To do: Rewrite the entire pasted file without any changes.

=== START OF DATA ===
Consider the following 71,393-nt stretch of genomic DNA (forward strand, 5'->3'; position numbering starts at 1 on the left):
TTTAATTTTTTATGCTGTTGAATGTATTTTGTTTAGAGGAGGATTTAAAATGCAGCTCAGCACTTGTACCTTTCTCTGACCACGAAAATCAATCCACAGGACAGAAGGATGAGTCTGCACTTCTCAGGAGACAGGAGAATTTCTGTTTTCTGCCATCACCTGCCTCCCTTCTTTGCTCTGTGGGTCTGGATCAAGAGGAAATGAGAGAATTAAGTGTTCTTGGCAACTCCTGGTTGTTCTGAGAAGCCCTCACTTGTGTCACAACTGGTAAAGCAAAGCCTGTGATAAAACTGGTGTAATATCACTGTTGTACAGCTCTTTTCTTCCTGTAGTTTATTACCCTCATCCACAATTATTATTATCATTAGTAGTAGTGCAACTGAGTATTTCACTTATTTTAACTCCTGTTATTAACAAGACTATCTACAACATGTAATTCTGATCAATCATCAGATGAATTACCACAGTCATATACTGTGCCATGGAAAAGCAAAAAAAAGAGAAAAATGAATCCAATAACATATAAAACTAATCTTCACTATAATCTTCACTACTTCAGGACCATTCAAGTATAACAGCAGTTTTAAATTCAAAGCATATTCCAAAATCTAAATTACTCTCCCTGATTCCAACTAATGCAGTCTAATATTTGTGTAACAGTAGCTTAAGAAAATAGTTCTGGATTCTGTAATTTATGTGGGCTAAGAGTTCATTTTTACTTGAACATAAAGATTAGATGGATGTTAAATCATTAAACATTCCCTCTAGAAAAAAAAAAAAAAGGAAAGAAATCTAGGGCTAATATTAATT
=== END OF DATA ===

Consider the following 71,393-nt stretch of genomic DNA (forward strand, 5'->3'; position numbering starts at 1 on the left):
TTTAATTTTTTATGCTGTTGAATGTATTTTGTTTAGAGGAGGATTTAAAATGCAGCTCAGCACTTGTACCTTTCTCTGACCACGAAAATCAATCCACAGGACAGAAGGATGAGTCTGCACTTCTCAGGAGACAGGAGAATTTCTGTTTTCTGCCATCACCTGCCTCCCTTCTTTGCTCTGTGGGTCTGGATCAAGAGGAAATGAGAGAATTAAGTGTTCTTGGCAACTCCTGGTTGTTCTGAGAAGCCCTCACTTGTGTCACAACTGGTAAAGCAAAGCCTGTGATAAAACTGGTGTAATATCACTGTTGTACAGCTCTTTTCTTCCTGTAGTTTATTACCCTCATCCACAATTATTATTATCATTAGTAGTAGTGCAACTGAGTATTTCACTTATTTTAACTCCTGTTATTAACAAGACTATCTACAACATGTAATTCTGATCAATCATCAGATGAATTACCACAGTCATATACTGTGCCATGGAAAAGCAAAAAAAAGAGAAAAATGAATCCAATAACATATAAAACTAATCTTCACTATAATCTTCACTACTTCAGGACCATTCAAGTATAACAGCAGTTTTAAATTCAAAGCATATTCCAAAATCTAAATTACTCTCCCTGATTCCAACTAATGCAGTCTAATATTTGTGTAACAGTAGCTTAAGAAAATAGTTCTGGATTCTGTAATTTATGTGGGCTAAGAGTTCATTTTTACTTGAACATAAAGATTAGATGGATGTTAAATCATTAAACATTCCCTCTAGAAAAAAAAAAAAAAGGAAAGAAATCTAGGGCTAATATTAATT